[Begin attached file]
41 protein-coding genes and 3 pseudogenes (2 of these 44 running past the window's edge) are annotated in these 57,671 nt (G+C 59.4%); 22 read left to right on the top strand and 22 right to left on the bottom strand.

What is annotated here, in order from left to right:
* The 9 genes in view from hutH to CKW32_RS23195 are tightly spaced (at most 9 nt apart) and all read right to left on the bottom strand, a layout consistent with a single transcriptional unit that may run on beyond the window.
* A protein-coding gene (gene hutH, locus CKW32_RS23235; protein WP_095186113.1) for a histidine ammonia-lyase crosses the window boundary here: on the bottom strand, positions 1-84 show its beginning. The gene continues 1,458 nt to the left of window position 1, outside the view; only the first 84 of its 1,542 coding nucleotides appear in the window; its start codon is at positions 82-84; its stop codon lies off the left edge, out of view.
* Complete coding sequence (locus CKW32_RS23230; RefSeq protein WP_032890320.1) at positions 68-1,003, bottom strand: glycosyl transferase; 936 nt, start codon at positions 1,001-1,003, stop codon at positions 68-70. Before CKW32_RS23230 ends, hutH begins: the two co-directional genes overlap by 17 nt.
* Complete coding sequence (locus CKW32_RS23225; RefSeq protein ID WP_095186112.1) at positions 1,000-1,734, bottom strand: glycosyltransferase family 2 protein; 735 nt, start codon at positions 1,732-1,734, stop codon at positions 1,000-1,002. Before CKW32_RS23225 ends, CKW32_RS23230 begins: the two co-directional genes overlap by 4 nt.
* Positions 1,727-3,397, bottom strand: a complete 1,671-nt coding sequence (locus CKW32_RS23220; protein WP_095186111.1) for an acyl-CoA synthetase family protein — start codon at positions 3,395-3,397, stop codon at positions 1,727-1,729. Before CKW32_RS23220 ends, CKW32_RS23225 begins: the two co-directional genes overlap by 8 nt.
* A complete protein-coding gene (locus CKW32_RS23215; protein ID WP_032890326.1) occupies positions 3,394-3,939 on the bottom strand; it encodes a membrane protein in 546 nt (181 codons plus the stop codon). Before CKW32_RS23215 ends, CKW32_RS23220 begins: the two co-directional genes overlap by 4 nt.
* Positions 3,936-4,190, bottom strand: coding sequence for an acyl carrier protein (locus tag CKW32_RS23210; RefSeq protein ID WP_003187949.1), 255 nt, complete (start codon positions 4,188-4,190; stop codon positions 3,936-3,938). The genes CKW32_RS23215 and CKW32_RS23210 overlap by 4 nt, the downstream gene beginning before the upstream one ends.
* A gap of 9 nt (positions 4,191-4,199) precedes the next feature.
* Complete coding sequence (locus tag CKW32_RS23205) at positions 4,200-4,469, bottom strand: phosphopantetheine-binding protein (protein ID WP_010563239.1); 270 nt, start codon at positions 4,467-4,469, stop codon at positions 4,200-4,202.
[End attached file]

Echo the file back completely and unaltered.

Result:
41 protein-coding genes and 3 pseudogenes (2 of these 44 running past the window's edge) are annotated in these 57,671 nt (G+C 59.4%); 22 read left to right on the top strand and 22 right to left on the bottom strand.

What is annotated here, in order from left to right:
* The 9 genes in view from hutH to CKW32_RS23195 are tightly spaced (at most 9 nt apart) and all read right to left on the bottom strand, a layout consistent with a single transcriptional unit that may run on beyond the window.
* A protein-coding gene (gene hutH, locus CKW32_RS23235; protein WP_095186113.1) for a histidine ammonia-lyase crosses the window boundary here: on the bottom strand, positions 1-84 show its beginning. The gene continues 1,458 nt to the left of window position 1, outside the view; only the first 84 of its 1,542 coding nucleotides appear in the window; its start codon is at positions 82-84; its stop codon lies off the left edge, out of view.
* Complete coding sequence (locus CKW32_RS23230; RefSeq protein WP_032890320.1) at positions 68-1,003, bottom strand: glycosyl transferase; 936 nt, start codon at positions 1,001-1,003, stop codon at positions 68-70. Before CKW32_RS23230 ends, hutH begins: the two co-directional genes overlap by 17 nt.
* Complete coding sequence (locus CKW32_RS23225; RefSeq protein ID WP_095186112.1) at positions 1,000-1,734, bottom strand: glycosyltransferase family 2 protein; 735 nt, start codon at positions 1,732-1,734, stop codon at positions 1,000-1,002. Before CKW32_RS23225 ends, CKW32_RS23230 begins: the two co-directional genes overlap by 4 nt.
* Positions 1,727-3,397, bottom strand: a complete 1,671-nt coding sequence (locus CKW32_RS23220; protein WP_095186111.1) for an acyl-CoA synthetase family protein — start codon at positions 3,395-3,397, stop codon at positions 1,727-1,729. Before CKW32_RS23220 ends, CKW32_RS23225 begins: the two co-directional genes overlap by 8 nt.
* A complete protein-coding gene (locus CKW32_RS23215; protein ID WP_032890326.1) occupies positions 3,394-3,939 on the bottom strand; it encodes a membrane protein in 546 nt (181 codons plus the stop codon). Before CKW32_RS23215 ends, CKW32_RS23220 begins: the two co-directional genes overlap by 4 nt.
* Positions 3,936-4,190, bottom strand: coding sequence for an acyl carrier protein (locus tag CKW32_RS23210; RefSeq protein ID WP_003187949.1), 255 nt, complete (start codon positions 4,188-4,190; stop codon positions 3,936-3,938). The genes CKW32_RS23215 and CKW32_RS23210 overlap by 4 nt, the downstream gene beginning before the upstream one ends.
* A gap of 9 nt (positions 4,191-4,199) precedes the next feature.
* Complete coding sequence (locus tag CKW32_RS23205) at positions 4,200-4,469, bottom strand: phosphopantetheine-binding protein (protein ID WP_010563239.1); 270 nt, start codon at positions 4,467-4,469, stop codon at positions 4,200-4,202.